But they concluded that such missions wouldn’t be able to get off the ground in the short amount of time before the asteroid’s impact.

“If confronted with the 2021PDC hypothetical scenario in real life, we would not be able us to launch any spacecraft on such short notice with current capabilities,” the participants said.

They also considered trying to blow up or disrupt the asteroid using a nuclear explosive device.

“Deploying a nuclear disruption mission could significantly reduce the risk of impact damage,” they found.

Still, the simulation stipulated that 2021PDC could be anywhere from 114 feet to half a mile in size, so the chance that a nuke could make a dent was uncertain.

Day 3 of the exercise skipped ahead to June 30, and Earth’s future looked grim: 2021PDC’s impact trajectory showed it headed for eastern Europe. By Day 4, which fast-forwarded to a week before the asteroid impact, there was a 99% chance the asteroid would hit near the border between Germany, the Czech Republic, and Austria. The explosion would bring as much energy as a large nuclear bomb.

All that could be done was evacuate the affected regions ahead of time.

Most asteroids fly under the radar, and many are spotted too late

dinosaur asteroid meteor
An artist’s depiction of the moment the Chicxulub asteroid struck the land that is now Mexico 66 million years ago.

It’s tempting to assume that in the real world, astronomers would spot an asteroid akin to 2021PDC with much more notice than six months. But the world’s ability to surveil near-Earth objects (NEOs) is woefully incomplete.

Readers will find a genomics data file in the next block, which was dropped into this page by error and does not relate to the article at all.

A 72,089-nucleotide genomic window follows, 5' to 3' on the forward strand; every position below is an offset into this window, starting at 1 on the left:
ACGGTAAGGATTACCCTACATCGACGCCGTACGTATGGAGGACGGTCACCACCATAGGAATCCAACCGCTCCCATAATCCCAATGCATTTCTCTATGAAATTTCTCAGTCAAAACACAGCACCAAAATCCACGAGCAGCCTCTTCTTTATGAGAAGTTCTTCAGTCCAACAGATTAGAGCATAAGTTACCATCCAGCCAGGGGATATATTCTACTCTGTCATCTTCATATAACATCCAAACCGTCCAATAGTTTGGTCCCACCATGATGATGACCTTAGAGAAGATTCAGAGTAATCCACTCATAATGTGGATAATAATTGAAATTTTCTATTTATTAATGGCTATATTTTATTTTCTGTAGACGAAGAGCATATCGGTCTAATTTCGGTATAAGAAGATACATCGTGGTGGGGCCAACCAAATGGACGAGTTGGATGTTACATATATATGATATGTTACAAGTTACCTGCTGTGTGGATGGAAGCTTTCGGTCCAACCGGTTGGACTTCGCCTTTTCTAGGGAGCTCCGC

Any space rock with an orbit that takes it within 125 million miles of the sun is considered an NEO. But Johnson said in July that NASA thinks “we’ve only found about a third of the population of asteroids that are out there that could represent an impact hazard to the Earth.”

Of course, humanity hopes to avoid a surprise like the dinosaurs got 65 million years ago, when a 6-mile-wide asteroid crashed into the Earth. But in recent years, scientists have missed plenty of large, dangerous objects that came close.

comet neowise japan
Comet Neowise appears in the sky over Nayoro, Hokkaido, Japan, July 11, 2020.

Comet Neowise, a 3-mile-wide chunk of space ice, passed with 64 million miles of Earth in July. Nobody knew that comet existed until a NASA space telescope discovered it approaching four months prior.

In 2013, a meteor about 65 feet in diameter entered the atmosphere traveling 40,000 mph. It exploded over Chelyabinsk, Russia, without warning, sending out a shock wave that broke windows and damaged buildings across the region. More than 1,400 people were injured.

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The Chelyabinsk meteor streaking across the Russian sky.

And in 2019, a 427-foot-wide, “city-killer” asteroid flew within 45,000 miles of Earth. NASA had almost no warning about it.

That’s because currently, the only way scientists can track an NEO is by pointing one of Earth’s limited number of powerful telescopes in the right direction at the right time.

To address that problem, NASA announced two years ago that it would launch a new space telescope dedicated to watching for hazardous asteroids. That telescope, named the Near-Earth Object Surveillance Mission, along with the European Space Agency’s newly launched Test-Bed Telescope and the Flyeye Telescope that’s being built in Italy, should eventually bolster the number of NEOs we can track.

NASA is testing ways to stymie an asteroid

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An illustration of the DART spacecraft near an asteroid.

NASA has investigated the options scientists would have if they were to find a dangerous asteroid on a collision course with Earth. These include detonating an explosive device near the space rock, as the exercise participants suggested, or firing lasers that could heat up and vaporize the asteroid enough to change its path.